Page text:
It’s hard to turn on the TV or pick up a newspaper without hearing about major corporations being forced to slash jobs to stay afloat. Issuing bad news such as lay-offs, branch closings or company restructuring is one of the biggest challenges to a communications team dealing with both the public and the company’s concerned employees.
A great article by Sarah McAdams on Ragan Communications’ Web site provides corporate communications strategies to manage financial crises from Beth Haiken, Vice President of Corporate Communications at Providian Financial during its financial crisis prior to being sold to WaMu (now owned by JPMorgan Chase) in 2005.
Not only did Providian find itself in financial trouble, the company was also faced with a multi-million dollar class action suit from cardholders who claimed Providian had misled them about credit card fees and rates.
According to the Ragan Communications’ article, Providian was forced to downsize from 13,000 employees to 3,500 in about a year and a half. With a new management team in place, Providian issued a 5-point plan to restructure the company which was shared both internally and with the public. According to Haiken, management was frank about the need for downsizing. To effectively address employees’ concerns, the communications team coached managers extensively, providing talking points and Q&A, and training managers who were not experienced in giving employees bad news.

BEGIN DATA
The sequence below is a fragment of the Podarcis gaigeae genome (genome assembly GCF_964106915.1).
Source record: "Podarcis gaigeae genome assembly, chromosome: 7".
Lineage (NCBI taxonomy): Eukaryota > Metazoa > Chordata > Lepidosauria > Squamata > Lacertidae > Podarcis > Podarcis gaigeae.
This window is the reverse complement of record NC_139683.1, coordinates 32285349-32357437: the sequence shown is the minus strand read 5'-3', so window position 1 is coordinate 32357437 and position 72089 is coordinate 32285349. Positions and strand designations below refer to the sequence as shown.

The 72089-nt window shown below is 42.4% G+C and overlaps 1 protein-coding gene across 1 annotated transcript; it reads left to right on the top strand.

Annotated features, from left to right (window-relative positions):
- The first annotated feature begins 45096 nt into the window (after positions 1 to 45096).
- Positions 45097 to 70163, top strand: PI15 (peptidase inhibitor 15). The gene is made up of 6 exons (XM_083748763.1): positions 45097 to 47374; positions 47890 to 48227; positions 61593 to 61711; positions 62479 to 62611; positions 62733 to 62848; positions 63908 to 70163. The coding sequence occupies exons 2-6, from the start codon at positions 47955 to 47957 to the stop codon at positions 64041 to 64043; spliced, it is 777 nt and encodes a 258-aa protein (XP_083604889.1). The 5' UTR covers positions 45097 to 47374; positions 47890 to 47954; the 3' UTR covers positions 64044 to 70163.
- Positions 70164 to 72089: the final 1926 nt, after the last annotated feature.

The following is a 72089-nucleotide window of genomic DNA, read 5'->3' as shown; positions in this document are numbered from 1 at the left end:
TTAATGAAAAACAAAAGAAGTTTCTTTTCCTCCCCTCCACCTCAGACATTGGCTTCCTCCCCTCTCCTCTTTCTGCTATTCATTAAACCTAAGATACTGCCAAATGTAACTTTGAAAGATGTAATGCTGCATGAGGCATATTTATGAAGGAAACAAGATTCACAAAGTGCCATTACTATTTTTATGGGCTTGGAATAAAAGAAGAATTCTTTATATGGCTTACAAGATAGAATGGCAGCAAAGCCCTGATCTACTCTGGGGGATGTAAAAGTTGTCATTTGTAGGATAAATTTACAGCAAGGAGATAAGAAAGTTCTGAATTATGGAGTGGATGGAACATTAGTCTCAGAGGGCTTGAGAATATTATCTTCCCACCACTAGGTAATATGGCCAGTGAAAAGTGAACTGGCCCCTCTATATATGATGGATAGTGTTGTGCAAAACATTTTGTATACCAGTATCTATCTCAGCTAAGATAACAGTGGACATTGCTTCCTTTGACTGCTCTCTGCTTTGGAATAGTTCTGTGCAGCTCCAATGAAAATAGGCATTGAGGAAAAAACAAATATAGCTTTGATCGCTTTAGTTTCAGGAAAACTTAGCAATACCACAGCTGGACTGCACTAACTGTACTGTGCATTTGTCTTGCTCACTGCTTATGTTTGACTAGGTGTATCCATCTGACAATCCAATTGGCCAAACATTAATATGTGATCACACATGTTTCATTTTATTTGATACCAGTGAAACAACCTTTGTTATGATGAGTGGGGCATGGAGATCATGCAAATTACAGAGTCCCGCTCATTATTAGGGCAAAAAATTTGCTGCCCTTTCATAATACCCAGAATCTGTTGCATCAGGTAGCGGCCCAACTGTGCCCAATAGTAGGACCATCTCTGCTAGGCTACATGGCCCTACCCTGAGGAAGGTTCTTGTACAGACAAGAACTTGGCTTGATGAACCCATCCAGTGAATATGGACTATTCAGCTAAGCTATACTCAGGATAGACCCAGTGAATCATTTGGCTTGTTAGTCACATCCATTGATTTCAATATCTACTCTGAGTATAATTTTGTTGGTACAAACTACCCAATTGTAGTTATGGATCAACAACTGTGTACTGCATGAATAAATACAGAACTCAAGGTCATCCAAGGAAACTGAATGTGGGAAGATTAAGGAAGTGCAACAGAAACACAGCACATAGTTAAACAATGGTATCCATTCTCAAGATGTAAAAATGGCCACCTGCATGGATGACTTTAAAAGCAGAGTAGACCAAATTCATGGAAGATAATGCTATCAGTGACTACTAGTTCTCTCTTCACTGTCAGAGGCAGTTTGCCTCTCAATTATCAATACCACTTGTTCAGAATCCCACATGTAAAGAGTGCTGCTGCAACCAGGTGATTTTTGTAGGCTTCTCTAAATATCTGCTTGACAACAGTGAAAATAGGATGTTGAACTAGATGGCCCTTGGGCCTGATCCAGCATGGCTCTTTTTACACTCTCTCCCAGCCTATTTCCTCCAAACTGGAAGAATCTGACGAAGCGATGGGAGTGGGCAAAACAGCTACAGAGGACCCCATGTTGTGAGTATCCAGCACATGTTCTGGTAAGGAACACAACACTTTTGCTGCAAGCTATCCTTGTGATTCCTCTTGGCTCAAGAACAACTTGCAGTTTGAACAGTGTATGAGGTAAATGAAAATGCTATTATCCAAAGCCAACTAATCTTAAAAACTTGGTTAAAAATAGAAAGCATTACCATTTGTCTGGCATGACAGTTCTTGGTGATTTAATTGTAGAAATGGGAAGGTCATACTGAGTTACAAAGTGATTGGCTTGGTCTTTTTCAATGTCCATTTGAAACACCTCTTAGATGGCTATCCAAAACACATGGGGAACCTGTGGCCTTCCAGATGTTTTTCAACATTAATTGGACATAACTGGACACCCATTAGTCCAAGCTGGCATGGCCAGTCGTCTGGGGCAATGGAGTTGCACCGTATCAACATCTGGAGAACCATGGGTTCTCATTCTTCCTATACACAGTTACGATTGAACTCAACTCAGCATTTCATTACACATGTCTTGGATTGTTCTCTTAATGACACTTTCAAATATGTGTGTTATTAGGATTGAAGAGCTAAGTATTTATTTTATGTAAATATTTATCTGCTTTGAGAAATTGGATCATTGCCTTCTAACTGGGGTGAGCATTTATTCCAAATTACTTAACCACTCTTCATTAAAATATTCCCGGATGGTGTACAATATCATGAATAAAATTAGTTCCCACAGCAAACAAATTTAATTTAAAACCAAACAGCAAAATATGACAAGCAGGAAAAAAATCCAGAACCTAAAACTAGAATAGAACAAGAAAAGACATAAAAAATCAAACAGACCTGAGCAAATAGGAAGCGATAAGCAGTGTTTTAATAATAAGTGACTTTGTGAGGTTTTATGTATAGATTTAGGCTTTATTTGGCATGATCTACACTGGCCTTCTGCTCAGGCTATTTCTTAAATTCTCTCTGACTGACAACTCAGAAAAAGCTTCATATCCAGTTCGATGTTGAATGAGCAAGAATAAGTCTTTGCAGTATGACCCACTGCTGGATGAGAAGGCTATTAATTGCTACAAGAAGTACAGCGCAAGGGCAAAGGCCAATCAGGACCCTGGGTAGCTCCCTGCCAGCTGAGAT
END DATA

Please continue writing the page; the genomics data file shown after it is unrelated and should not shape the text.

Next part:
Here are just a few of Haiken’s suggestions from the Ragan article:
- Never announce a problem without also announcing a solution. Employees and the public alike want to know that even though the company is struggling financially, the management team has a plan to turn things around. Using the Providian example as a framework, their 5-point plan acknowledged the problems that existed and provided a multi-faceted approach to address them.
- Respond quickly. Even when the media beats you to releasing bad news, or plunging stock prices give you away, it’s important to respond quickly. It’s essential to regain control of the story and, if possible, place a positive spin on it. The longer it takes for the company to respond, the more time employees and the public have to speculate. Which leads to another important point -
- Realize that employees are not stupid. At the very least, your employees deserve an explanation. They are capable of understanding business decisions, even difficult ones, and though they may be angry or worried, chances are they will respond better if they feel management is being truthful with them. Employee morale may suffer initially, but ultimately if employees feel management has a policy of openness, it will foster a more positive and trusting environment.
Read McAdam’s blog for more on corporate crisis communications.